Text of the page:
The South Korean government promoted the import of raw materials and technology at the expense of consumer goods and encouraged personal savings and investment over consumption by providing great tax rebates, or tax-incentives for saving and imposing high sales taxes that are aimed at discouraging consumption. Such methods are pretty difficult to properly assess, because a great number of countries of Europe, or North America grew well because of great spending with the US still being the richest and greatest thoughtless spender. But it might seem that in that particular case when consumption was discouraged, while investment and exports were encouraged South Korea enjoyed the highest economic growth.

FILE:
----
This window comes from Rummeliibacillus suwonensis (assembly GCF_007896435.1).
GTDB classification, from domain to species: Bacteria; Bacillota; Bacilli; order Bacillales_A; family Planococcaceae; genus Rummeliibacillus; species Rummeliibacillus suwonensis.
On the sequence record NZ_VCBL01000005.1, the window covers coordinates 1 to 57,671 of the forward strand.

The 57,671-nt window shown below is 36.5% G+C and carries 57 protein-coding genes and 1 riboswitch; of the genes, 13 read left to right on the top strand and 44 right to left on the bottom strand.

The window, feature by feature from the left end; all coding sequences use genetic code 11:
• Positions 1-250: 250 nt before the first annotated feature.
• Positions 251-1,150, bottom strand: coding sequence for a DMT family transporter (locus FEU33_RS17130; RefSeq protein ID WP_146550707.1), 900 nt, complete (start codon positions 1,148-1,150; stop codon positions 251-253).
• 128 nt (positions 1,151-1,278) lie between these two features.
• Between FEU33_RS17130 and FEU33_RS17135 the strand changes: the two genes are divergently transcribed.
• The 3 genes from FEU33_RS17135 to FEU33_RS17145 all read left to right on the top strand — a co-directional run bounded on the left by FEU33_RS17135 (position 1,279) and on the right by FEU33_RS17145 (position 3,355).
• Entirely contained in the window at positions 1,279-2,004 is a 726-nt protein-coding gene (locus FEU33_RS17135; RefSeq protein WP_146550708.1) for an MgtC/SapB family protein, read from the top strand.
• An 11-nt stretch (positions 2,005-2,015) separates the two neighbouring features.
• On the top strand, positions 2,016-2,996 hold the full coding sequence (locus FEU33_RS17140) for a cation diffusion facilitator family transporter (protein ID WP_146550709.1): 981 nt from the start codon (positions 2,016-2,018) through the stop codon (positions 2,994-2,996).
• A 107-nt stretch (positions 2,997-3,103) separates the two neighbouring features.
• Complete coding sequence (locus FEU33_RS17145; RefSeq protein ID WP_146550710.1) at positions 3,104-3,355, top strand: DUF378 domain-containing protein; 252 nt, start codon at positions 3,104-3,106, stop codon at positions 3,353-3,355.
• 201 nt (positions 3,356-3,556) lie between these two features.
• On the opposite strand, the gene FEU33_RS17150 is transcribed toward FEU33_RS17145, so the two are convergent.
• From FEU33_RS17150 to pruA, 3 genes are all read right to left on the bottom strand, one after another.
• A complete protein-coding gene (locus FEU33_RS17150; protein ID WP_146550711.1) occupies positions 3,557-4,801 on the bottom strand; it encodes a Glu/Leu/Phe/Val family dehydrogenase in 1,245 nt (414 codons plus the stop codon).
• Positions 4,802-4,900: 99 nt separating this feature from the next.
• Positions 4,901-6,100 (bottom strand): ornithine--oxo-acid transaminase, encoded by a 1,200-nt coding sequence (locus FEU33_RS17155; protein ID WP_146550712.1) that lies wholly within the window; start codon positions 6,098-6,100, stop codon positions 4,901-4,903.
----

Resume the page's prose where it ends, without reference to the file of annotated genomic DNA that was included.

South Korea achieve spectacular economic growth, development and a title "Asian Tiger" by means of the export-promotion under the government's guidance. This so-called "Asian model" contains the some peculiarities. Firstly, the industrial sector, which is predominantly private, finances its investments mainly through the government bank loans rather than through issuing bonds and shares. In other words, the Asian model is different from the capital-based system and does not encourage people to buy shares but rather to invest in a bank and then, it would be the bank's role to invest in other industries. Secondly, the South Korean government intervenes in the selection of the strategic industrial sectors and provides 'policy loans' to the targeted sectors (currently high-tech industries, yet there used to be hard manufacturing/ chemical, etc.)